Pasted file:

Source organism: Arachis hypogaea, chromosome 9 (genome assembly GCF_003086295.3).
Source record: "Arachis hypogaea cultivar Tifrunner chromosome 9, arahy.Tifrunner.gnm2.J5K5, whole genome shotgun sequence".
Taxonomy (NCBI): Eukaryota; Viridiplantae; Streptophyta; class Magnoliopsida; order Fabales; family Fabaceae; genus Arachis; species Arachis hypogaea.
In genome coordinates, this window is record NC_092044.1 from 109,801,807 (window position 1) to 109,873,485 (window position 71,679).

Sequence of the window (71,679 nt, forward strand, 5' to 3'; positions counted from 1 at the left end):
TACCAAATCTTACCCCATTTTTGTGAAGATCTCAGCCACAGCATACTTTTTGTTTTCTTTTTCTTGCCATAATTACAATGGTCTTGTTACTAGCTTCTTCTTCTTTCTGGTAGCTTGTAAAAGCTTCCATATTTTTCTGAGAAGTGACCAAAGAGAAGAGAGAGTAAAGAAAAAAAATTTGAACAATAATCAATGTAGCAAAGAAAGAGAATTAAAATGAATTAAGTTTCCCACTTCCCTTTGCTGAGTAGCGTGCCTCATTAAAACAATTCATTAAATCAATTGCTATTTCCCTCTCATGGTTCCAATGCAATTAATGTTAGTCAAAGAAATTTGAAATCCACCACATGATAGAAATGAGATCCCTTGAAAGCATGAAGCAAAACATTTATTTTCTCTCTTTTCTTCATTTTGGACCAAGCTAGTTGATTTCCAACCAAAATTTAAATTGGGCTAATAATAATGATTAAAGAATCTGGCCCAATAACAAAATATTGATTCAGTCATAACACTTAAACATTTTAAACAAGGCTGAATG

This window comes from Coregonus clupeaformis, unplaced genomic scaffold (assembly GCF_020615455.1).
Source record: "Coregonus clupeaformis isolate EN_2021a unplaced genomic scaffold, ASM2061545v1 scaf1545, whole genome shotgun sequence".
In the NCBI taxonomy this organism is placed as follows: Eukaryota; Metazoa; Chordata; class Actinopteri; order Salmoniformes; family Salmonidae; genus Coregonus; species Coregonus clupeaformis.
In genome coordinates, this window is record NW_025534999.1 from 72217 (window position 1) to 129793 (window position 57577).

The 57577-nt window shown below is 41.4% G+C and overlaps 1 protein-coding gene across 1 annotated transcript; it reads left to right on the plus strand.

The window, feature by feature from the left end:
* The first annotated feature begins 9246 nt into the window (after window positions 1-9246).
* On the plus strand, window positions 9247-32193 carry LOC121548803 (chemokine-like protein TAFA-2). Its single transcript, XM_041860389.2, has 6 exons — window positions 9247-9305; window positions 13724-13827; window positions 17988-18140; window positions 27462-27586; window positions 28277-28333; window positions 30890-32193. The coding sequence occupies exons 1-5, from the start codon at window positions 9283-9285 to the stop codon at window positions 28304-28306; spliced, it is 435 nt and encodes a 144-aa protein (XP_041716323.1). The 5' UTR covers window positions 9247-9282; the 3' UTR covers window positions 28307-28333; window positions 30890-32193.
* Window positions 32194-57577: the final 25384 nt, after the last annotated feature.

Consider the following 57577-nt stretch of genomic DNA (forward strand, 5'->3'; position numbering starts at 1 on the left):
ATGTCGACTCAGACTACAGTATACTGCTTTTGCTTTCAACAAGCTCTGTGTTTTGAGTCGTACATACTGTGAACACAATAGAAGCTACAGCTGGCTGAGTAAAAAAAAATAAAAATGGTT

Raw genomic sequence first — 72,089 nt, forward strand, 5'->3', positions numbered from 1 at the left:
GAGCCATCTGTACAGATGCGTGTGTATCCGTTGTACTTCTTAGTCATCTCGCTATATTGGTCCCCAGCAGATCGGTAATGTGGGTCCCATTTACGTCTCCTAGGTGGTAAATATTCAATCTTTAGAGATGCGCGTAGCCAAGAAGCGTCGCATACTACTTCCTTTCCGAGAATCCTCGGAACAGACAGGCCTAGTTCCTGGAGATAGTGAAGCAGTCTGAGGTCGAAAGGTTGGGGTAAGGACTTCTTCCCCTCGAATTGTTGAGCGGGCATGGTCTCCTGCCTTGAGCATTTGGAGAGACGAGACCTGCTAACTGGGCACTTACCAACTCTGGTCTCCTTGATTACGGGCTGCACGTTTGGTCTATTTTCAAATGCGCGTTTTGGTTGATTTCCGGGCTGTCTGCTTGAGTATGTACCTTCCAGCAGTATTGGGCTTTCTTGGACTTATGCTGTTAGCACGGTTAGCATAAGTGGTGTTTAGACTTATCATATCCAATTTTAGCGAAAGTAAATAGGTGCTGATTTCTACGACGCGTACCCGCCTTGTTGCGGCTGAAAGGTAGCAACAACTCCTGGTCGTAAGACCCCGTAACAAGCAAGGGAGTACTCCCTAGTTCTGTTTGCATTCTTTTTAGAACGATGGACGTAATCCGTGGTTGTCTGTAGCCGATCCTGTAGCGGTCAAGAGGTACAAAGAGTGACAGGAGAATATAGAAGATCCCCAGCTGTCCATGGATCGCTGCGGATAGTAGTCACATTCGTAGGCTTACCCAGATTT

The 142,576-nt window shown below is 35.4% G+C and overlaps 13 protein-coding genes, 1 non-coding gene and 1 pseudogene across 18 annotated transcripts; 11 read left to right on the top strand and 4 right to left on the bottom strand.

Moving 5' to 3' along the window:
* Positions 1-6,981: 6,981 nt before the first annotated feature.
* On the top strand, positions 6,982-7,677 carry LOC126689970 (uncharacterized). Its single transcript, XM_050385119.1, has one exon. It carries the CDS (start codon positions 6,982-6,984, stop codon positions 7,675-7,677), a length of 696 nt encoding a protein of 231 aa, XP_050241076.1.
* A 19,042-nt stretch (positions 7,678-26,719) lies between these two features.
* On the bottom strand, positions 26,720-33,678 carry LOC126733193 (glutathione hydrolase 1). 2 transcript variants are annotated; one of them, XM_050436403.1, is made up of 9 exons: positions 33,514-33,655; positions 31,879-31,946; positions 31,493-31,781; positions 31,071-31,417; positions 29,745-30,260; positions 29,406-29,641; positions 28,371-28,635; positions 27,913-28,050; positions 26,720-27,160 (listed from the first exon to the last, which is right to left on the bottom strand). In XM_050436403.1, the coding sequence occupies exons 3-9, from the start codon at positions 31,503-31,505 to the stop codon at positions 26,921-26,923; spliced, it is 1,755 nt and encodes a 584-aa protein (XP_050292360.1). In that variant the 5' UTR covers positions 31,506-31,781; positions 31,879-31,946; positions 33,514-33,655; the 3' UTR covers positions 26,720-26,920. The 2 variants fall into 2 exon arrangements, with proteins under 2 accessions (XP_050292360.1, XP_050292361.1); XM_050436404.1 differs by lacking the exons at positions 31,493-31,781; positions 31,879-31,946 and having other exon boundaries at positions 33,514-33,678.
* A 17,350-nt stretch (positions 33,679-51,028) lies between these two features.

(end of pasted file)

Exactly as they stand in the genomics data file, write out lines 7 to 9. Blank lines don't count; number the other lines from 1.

This window comes from Coregonus clupeaformis, unplaced genomic scaffold (assembly GCF_020615455.1).
Source record: "Coregonus clupeaformis isolate EN_2021a unplaced genomic scaffold, ASM2061545v1 scaf1545, whole genome shotgun sequence".
In the NCBI taxonomy this organism is placed as follows: Eukaryota; Metazoa; Chordata; class Actinopteri; order Salmoniformes; family Salmonidae; genus Coregonus; species Coregonus clupeaformis.